The wait is over. Two weeks ago, I picked up 12 boxes – all of my belongings that have been patiently waiting in storage for me – to move and unpack in my new lovely apartment with an unheard of walk-in closet. Three of these boxes, plus the one suitcase I’ve been living out of, were filled with clothes. The last time these things hung in my closet range from 11 to 20 months ago!
Here was the ultimate test: do I really need THAT much clothing? And secondly, did I ever really need those clothes in the first place? And finally, how do I have any clothes left after all of the closet cleanings I’ve done over the last two years?
Looking at the boxes, I felt a little quiver of disgust. I let the boxes sit there, opened and overflowing, for days as I was overcome by exhaustion just at the sight of them. On the other hand, unpacking my suitcase – the relatively small amount of clothes that I’ve successfully lived in for the past four to eight months – was easy. I quickly hung them up on hangers in the closet, happy to continue wearing these pieces daily.
My boyfriend, clearly a minimalist at heart, urged me to get rid of all the boxes. “Don’t even go through them,” he said. But I was truly delighted to be reunited with some of the pieces.
Others elicited more unexpected, and more irrational, reactions. The Zara blouse that I’m in one too many Facebook photos wearing is the victim of a noticeable laundry error; and though I’m slightly embarrassed to wear it, whenever I try it on to re-determine its fate, I can’t help but feel pretty cute in it. Dilemma! And all of the worn-down, hole-ridden tank tops, knit dresses, and other “can’t-wear-it-outside” wear from Forever21, H&M, and Gap suddenly felt precious; I no longer shop at those stores, and so I know there will be no replacements for these items. Once they’re gone, they’re gone. I certainly didn’t miss these pieces, but I feel simultaneously foolish nostalgia for them and a responsibility, since I know they are headed for the rag pile at the textile recycling center, never to be worn in their current state again after they leave my care.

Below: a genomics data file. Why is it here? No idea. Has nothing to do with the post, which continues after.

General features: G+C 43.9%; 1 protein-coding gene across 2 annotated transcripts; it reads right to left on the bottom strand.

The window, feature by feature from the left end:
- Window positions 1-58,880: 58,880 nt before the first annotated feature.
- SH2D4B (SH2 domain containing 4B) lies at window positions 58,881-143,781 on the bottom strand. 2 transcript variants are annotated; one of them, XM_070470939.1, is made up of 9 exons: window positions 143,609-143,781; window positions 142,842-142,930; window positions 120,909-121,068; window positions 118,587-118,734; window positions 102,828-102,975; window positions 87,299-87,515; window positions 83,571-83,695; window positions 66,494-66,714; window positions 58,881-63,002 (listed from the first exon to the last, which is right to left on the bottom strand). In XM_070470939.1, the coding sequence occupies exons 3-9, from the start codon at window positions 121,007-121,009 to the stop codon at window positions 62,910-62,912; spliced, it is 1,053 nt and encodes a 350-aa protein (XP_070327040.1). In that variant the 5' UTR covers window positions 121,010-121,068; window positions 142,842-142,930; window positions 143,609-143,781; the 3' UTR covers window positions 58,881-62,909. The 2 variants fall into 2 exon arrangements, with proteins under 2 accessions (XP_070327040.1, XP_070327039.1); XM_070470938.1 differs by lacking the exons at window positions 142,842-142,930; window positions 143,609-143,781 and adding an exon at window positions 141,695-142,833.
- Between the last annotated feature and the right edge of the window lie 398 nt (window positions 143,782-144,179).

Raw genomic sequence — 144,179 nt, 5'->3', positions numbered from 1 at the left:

Of the three boxes that came into the apartment, already one full box is ready to go back out. I still have a stack of “maybe” clothes that I’m not sure what to do with yet. And I would still feel more comfortable if half of my “toss out” pile went to friends (perhaps a swap party is on the horizon?).
All of this ties into changes of who I am – clothing size-wise, but also where I am in my life – not just the major changes I’ve committed to when it comes to shopping. In some ways, the change is natural: I don’t want a lot but instead want fewer pieces of higher quality (isn’t this what every late 20-something says?). But it is bringing up issues of my current style identity crisis: what DO I feel comfortable wearing these days? How can I only wear things that make me feel like my best self? What story am I telling about myself with what I wear? (Questions that led to an intentionally hidden Pinterest board as I tried to collect what I think I would like to wear – call it my closeted “Closet Crisis”?)
Is anyone else feeling this way? Raise your hand if you’re in your mid 20s to early 30s, hate your closet, but can’t figure things out enough to know how to move forward with your style while applying your shopping values (whether of ethics or even of quality). Better yet, comment below or tweet @ThisIWear and remind me that I’m not alone in what I’m going to continue to call my #closetcrisis. But now, I guess, the closet door is open.
(And if you too feel this way, you might like Jess Lively’s recent three-part post on creating “an intentional wardrobe.”)